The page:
Just as fears of inflation and slowing growth are starting to hold back markets , another risk is lurking in the background: rising tensions between the U.S. and China. There have been back and forth sanctions between the world's two largest economies over national security and human rights issues as of late. Meanwhile, China has vowed to crack down on overseas listings, threatening a $2 trillion market highly popular in the U.S. For many, the tit-for-tat is reminiscent of the 2019 trade war that sent the stock market tumbling into a major correction. "It's very clear that the path that we are on is a path of continued escalation," Ed Mills, Washington policy analyst at Raymond James, told CNBC. "There was an expectation of a reset with Biden, but what we are seeing is a slow boil of the tensions heating up. Essentially, every policy decision that was made by President Trump has been continued by the Biden administration." The Biden administration this week warned businesses with supply chain and investment ties to China's Xinjiang province that they could face legal consequences. On Friday, President Joe Biden said his administration will issue an advisory to warn American companies about the risks of doing business in Hong Kong. A conciliatory tone "was expected from President Biden and that is not what has happened so far," Edward Moya, senior market analyst at Oanda, said in a note. "It seems the U.S. is mounting a case against China that will likely lead to tense moments over the coming months." On China's side, Beijing is stepping up its oversight of the flood of Chinese listings in the U.S., which are overwhelmingly tech companies. The country also said it will tighten restrictions on cross-border data flows and security. The moves have spooked some big name investors, including star manager Cathie Wood, who's been selling Tencent Music and other Chinese stocks recently. Goldman Sachs CEO David Solomon said China's recent moves boosting oversight of its technology industry surprised him and will likely delay "a large number" of companies from listing shares in the U.S. More importantly, many on Wall Street wonder if this could be the catalyst to finally tip over a market that has been largely ignoring emerging risks like inflation, marching to record high after record high. Valuations are stretched to historically high levels. After the S & P 500's 15% gain so far in 2021, the benchmark is trading at 21.6 times forward earnings. China is still struggling to reach the agreed-upon purchases in the phase-one trade deal. The two countries signed the agreement in January 2020, just weeks before Covid-19 began to spread rapidly in China and subsequently turned into a global pandemic. There's little optimism about an extension of the trade deal right now. However, if the talks resume again, many expect to see heightened volatility. During the 2018-2019 trade war, the stock market was extremely sensitive to the progress toward an agreement, moving on virtually every U.S.-China trade headline for nearly two years. "It's hard to see an expansion or a phase two anytime soon because we are not talking," Mills said.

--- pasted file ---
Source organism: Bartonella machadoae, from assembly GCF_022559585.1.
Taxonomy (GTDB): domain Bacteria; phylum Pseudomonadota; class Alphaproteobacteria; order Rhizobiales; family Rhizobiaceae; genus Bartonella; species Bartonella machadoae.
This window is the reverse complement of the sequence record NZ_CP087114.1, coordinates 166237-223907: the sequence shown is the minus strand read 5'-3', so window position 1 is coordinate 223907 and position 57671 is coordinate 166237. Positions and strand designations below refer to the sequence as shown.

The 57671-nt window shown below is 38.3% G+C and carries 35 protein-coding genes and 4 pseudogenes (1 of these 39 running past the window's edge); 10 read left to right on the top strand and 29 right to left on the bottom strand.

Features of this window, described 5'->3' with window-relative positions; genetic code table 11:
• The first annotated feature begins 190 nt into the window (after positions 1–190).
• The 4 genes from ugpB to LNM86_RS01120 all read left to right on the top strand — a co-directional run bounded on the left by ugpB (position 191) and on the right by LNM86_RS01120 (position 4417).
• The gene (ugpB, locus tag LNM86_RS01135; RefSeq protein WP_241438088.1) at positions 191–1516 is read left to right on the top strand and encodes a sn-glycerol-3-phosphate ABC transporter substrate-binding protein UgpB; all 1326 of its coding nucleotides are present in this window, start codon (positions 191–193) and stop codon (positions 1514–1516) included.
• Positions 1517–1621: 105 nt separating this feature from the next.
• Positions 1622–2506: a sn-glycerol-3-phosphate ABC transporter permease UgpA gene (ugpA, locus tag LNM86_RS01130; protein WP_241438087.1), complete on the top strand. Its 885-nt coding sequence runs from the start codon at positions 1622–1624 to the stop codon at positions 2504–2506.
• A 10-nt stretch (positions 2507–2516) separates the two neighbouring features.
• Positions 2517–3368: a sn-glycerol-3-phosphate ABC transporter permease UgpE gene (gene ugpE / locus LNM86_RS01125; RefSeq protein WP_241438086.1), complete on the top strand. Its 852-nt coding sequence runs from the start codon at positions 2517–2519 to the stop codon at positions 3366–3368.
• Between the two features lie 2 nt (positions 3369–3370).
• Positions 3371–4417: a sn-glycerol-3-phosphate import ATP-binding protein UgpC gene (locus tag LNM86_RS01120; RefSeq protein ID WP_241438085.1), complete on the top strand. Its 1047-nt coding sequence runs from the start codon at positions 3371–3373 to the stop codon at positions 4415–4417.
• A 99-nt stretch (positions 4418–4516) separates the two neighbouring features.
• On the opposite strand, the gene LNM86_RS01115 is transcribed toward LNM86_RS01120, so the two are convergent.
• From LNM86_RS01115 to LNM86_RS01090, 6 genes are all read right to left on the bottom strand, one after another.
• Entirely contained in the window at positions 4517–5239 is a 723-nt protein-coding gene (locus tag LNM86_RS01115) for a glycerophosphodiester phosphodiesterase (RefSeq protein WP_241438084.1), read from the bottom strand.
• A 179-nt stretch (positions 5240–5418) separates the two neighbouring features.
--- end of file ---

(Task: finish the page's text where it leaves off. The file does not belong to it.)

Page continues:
The U.S. and China flags stand behind a microphone at the U.S. Embassy in Beijing on April 9, 2009.
Frederic J. Brown | AFP | Getty Images
Just as fears of inflation and slowing growth are starting to hold back markets, another risk is lurking in the background: rising tensions between the U.S. and China.